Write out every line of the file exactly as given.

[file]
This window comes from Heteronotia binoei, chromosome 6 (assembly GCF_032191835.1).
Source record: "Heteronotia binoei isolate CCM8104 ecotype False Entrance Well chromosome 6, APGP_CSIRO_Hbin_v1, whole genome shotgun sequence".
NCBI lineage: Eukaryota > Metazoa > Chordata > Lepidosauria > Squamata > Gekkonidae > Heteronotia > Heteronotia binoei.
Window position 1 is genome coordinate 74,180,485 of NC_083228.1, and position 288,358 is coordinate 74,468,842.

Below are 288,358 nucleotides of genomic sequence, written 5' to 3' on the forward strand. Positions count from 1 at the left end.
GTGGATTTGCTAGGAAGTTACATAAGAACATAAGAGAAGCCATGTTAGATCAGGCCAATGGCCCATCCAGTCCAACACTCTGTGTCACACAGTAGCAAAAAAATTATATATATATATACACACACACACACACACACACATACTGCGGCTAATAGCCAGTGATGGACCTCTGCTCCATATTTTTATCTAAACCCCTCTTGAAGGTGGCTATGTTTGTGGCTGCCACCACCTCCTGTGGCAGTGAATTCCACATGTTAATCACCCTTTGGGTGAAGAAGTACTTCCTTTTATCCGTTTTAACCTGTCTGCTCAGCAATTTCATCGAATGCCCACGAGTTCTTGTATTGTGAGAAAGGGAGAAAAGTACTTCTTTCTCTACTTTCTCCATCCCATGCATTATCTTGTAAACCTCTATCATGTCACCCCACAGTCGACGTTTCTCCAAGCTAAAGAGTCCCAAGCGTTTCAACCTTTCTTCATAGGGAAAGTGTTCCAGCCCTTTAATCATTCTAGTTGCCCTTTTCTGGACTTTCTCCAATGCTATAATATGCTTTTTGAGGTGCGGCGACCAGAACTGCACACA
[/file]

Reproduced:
This window comes from Heteronotia binoei, chromosome 6 (assembly GCF_032191835.1).
Source record: "Heteronotia binoei isolate CCM8104 ecotype False Entrance Well chromosome 6, APGP_CSIRO_Hbin_v1, whole genome shotgun sequence".
NCBI lineage: Eukaryota > Metazoa > Chordata > Lepidosauria > Squamata > Gekkonidae > Heteronotia > Heteronotia binoei.
Window position 1 is genome coordinate 74,180,485 of NC_083228.1, and position 288,358 is coordinate 74,468,842.

Below are 288,358 nucleotides of genomic sequence, written 5' to 3' on the forward strand. Positions count from 1 at the left end.
GTGGATTTGCTAGGAAGTTACATAAGAACATAAGAGAAGCCATGTTAGATCAGGCCAATGGCCCATCCAGTCCAACACTCTGTGTCACACAGTAGCAAAAAAATTATATATATATATACACACACACACACACACACACATACTGCGGCTAATAGCCAGTGATGGACCTCTGCTCCATATTTTTATCTAAACCCCTCTTGAAGGTGGCTATGTTTGTGGCTGCCACCACCTCCTGTGGCAGTGAATTCCACATGTTAATCACCCTTTGGGTGAAGAAGTACTTCCTTTTATCCGTTTTAACCTGTCTGCTCAGCAATTTCATCGAATGCCCACGAGTTCTTGTATTGTGAGAAAGGGAGAAAAGTACTTCTTTCTCTACTTTCTCCATCCCATGCATTATCTTGTAAACCTCTATCATGTCACCCCACAGTCGACGTTTCTCCAAGCTAAAGAGTCCCAAGCGTTTCAACCTTTCTTCATAGGGAAAGTGTTCCAGCCCTTTAATCATTCTAGTTGCCCTTTTCTGGACTTTCTCCAATGCTATAATATGCTTTTTGAGGTGCGGCGACCAGAACTGCACACA